CVS Caremark Corporation, headquartered in Woonsocket, Rhode Island, is one of the largest drugstore chains in the U.S., with over 7,300 stores and 2011 U.S. retail sales of $59,688,000—the 7th highest, nationally.[1] The company sells prescription drugs and general merchandise including beauty products and convenience foods.

With great market power comes great responsibility.

Many consumer products contain chemicals that have been linked with chronic diseases and health conditions, including cancer, reduced fertility, developmental disabilities, and diabetes. Parabens, for example, are a group of compounds often used as preservatives in food, pharmaceuticals, and a variety of cosmetics, including makeup, moisturizers, hair care products, deodorants, and shaving products. Several authoritative government agencies have identified parabens as endocrine (hormone) disrupting chemicals.

In 2013, CVS incorporated the WERCSmart tool, a service that would provide CVS with ingredient information on the products it carries. In their 2012 Sustainability Report, “This will be a mandatory process that will allows us to not only monitor the chemicals that are in the products we sell, but also help us in the safe handling, transport, and disposal of these products.”

CVS has expanded their product selection to include beauty products that avoid some toxic chemicals. We applaud CVS’s cosmetic safety policy and their action to phase out parabens, formaldehyde-releasers, triclosan, and phthalates like diethyl phthalate (DEP) from CVS brand baby care products. These are great steps—but there is more to be done. CVS Caremark has the power to protect all of its customers from these health risks, and to improve sustainability and safety across their supply chain.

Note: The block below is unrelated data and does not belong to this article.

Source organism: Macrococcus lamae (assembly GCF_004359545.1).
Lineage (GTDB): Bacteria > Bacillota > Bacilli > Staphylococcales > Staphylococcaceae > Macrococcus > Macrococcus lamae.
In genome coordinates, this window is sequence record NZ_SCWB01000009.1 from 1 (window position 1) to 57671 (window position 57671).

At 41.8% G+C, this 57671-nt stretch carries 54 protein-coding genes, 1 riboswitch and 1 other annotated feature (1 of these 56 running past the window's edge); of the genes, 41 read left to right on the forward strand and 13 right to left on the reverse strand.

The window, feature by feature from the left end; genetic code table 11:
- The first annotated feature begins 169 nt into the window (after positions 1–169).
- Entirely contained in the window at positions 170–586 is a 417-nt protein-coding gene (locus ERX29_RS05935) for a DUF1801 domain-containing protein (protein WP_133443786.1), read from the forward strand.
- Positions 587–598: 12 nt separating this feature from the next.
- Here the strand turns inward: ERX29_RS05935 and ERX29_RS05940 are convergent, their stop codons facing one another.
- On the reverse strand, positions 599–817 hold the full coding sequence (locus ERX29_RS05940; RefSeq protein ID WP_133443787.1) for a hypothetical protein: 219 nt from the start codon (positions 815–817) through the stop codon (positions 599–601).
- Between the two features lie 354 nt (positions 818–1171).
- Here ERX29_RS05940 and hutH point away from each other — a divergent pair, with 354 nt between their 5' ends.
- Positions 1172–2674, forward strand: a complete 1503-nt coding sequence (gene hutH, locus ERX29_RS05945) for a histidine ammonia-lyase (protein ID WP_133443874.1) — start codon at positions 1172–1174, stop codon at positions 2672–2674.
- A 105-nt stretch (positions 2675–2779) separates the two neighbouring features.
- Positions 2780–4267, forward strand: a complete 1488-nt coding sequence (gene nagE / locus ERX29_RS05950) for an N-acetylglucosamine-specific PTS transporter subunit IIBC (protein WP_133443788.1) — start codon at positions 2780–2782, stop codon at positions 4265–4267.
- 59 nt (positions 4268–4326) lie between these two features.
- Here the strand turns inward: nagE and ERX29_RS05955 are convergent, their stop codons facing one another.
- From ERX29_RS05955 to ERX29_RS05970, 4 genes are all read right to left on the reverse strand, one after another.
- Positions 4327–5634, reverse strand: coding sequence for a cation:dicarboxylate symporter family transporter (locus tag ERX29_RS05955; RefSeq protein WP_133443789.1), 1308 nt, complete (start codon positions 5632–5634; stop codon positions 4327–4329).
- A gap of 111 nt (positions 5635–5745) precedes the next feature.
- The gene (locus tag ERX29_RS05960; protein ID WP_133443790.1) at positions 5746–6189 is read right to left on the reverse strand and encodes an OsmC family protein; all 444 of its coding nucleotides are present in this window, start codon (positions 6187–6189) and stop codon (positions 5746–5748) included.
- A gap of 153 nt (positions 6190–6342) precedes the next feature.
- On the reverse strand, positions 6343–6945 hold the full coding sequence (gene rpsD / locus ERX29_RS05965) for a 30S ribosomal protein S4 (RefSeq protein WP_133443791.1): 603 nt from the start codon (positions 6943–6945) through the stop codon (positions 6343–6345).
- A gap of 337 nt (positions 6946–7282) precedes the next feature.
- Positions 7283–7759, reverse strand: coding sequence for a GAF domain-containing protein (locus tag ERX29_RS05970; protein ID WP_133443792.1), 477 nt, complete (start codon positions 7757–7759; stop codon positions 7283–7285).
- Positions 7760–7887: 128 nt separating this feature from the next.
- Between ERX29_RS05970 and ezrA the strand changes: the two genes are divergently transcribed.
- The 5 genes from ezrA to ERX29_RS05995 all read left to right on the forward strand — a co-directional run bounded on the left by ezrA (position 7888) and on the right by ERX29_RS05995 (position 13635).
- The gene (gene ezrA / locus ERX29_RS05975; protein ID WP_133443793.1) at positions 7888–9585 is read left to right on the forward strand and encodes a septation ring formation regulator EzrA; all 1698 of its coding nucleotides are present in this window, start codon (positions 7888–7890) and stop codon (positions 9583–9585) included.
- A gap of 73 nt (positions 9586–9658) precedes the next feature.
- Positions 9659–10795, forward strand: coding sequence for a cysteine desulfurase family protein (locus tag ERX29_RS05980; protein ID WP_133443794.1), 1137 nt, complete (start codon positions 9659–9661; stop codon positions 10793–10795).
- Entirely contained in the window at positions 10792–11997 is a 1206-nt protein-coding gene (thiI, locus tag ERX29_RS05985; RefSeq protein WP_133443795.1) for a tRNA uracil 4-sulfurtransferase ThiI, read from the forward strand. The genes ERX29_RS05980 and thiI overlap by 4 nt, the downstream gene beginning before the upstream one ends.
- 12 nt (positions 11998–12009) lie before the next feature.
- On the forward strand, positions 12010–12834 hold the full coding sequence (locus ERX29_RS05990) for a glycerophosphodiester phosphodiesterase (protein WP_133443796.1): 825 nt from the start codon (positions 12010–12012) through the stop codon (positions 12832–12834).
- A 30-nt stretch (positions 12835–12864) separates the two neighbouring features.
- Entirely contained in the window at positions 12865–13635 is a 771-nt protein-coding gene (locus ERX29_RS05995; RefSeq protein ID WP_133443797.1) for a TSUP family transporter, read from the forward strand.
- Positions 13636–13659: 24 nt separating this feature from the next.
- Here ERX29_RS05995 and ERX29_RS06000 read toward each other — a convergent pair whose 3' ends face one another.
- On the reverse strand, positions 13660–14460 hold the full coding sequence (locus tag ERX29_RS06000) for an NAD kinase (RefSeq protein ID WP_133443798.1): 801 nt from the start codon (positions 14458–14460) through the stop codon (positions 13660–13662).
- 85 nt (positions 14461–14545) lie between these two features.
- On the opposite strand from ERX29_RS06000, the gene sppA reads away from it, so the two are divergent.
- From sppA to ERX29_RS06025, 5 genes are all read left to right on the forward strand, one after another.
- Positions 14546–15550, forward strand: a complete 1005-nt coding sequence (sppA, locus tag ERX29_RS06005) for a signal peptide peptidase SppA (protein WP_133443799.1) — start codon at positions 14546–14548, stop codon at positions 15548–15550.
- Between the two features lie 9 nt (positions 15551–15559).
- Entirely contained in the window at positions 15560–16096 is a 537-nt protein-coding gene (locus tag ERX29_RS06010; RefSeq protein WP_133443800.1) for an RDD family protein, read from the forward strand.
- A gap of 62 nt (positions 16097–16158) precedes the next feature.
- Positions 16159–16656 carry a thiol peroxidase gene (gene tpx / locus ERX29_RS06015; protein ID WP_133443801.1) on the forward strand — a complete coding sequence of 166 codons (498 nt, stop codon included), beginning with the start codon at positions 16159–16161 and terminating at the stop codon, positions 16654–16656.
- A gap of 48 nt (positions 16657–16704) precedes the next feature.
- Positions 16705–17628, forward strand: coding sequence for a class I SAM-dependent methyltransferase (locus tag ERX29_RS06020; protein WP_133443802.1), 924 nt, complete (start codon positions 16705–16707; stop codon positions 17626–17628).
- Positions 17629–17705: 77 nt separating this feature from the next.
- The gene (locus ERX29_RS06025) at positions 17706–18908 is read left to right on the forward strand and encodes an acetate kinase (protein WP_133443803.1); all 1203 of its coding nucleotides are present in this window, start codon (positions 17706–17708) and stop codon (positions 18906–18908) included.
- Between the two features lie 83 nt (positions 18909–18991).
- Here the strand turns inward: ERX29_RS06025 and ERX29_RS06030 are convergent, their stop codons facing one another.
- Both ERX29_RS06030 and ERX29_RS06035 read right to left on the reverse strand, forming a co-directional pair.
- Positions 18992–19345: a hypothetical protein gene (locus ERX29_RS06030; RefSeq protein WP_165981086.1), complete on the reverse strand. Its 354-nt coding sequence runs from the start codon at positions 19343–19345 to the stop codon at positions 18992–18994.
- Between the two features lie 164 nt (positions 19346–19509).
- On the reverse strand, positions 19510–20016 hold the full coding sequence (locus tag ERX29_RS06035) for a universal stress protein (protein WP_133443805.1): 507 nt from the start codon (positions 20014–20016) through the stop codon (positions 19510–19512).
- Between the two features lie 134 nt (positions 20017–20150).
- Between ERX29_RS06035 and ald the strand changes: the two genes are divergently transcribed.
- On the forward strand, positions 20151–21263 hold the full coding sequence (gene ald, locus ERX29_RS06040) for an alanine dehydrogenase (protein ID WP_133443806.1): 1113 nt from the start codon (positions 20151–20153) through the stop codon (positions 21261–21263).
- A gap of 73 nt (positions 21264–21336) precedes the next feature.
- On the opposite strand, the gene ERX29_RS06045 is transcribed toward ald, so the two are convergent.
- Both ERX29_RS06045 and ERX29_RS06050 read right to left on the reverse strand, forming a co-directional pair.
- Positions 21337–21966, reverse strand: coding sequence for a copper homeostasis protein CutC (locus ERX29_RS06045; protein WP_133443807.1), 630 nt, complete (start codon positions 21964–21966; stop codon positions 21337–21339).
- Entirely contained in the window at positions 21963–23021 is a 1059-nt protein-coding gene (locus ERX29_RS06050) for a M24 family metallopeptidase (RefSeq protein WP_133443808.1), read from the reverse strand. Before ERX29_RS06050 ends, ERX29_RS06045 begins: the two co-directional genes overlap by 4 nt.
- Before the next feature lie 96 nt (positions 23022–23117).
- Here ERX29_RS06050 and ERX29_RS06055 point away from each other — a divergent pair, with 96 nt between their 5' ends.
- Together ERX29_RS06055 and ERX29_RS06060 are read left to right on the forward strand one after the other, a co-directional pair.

We are calling on CVS Caremark to work with their suppliers to reduce, eliminate, or safely substitute the Hazardous 100+ chemicals.


What is CVS Caremark doing to get tough on toxics?

Internal Policy on Chemicals?

CVS’ Environmental Policy Statement focuses its strategy, goals and targets on seven areas including: “Seeking feasible alternatives for materials of concern in the development of our products.”[2]

CVS has a Cosmetic Safety Policy that commits the company to: “Developing action plans to replace ingredients of concern in our branded and private label products when safer alternatives are available and prompting similar action by our supplier partners.” [3]

Private label products

CVS has phased out parabens, formaldehyde-releasers, triclosan and phthalates, including diethyl phthalate (DEP) from all CVS brand baby care products. They have also committed to limit levels of 1,4-dioxane to less than 5 parts per million in these products.[4]

Cosmetics Safety Policy

In 2008, CVS developed a cosmetics safety policy that states: “we are dedicated to staying abreast of new conclusive research related to cosmetic safety, to assessing findings that demonstrate a linkage between certain health and environmental risks and specific chemical ingredients used in beauty and personal care products, and to evaluating how these findings impact the products we sell.”[5]

Ranking by the Campaign for Safe Cosmetics

“Making Progress” (5 out of 10 kisses)[6]

In their own words…

“We will continue to evaluate and replace ingredients of concern in our branded and private label products when safer alternatives are available. And we will urge similar action by our supplier partners.”[7]
-CVS Spokesperson, 2012

Sources:
[1] National Retailers Federation, 2012. “2012 Top 100 Retailers.”

[2] CVS Caremark, 2011. “2011 Corporate Social Responsibility Report.”

[3] Ibid.

[4] Letter from Cheryl Mahoney, Vice President for Beauty, CVS/pharmacy to Janet Nudelman, Campaign for Safe Cosmetics, October 23, 2012; cited in The Campaign for Safe Cosmetics, 2012. “Retailer Therapy: Ranking Retailers on their commitment to personal care product and cosmetics safety.”

[5] CVS Caremark, 2011. CVS Corporate Social Responsibility Report.

[6] Campaign for Safe Cosmetics, 2012. “Retailer Therapy: Ranking retailers on their commitment to personal care product and cosmetics safety.”

[7] Ibid.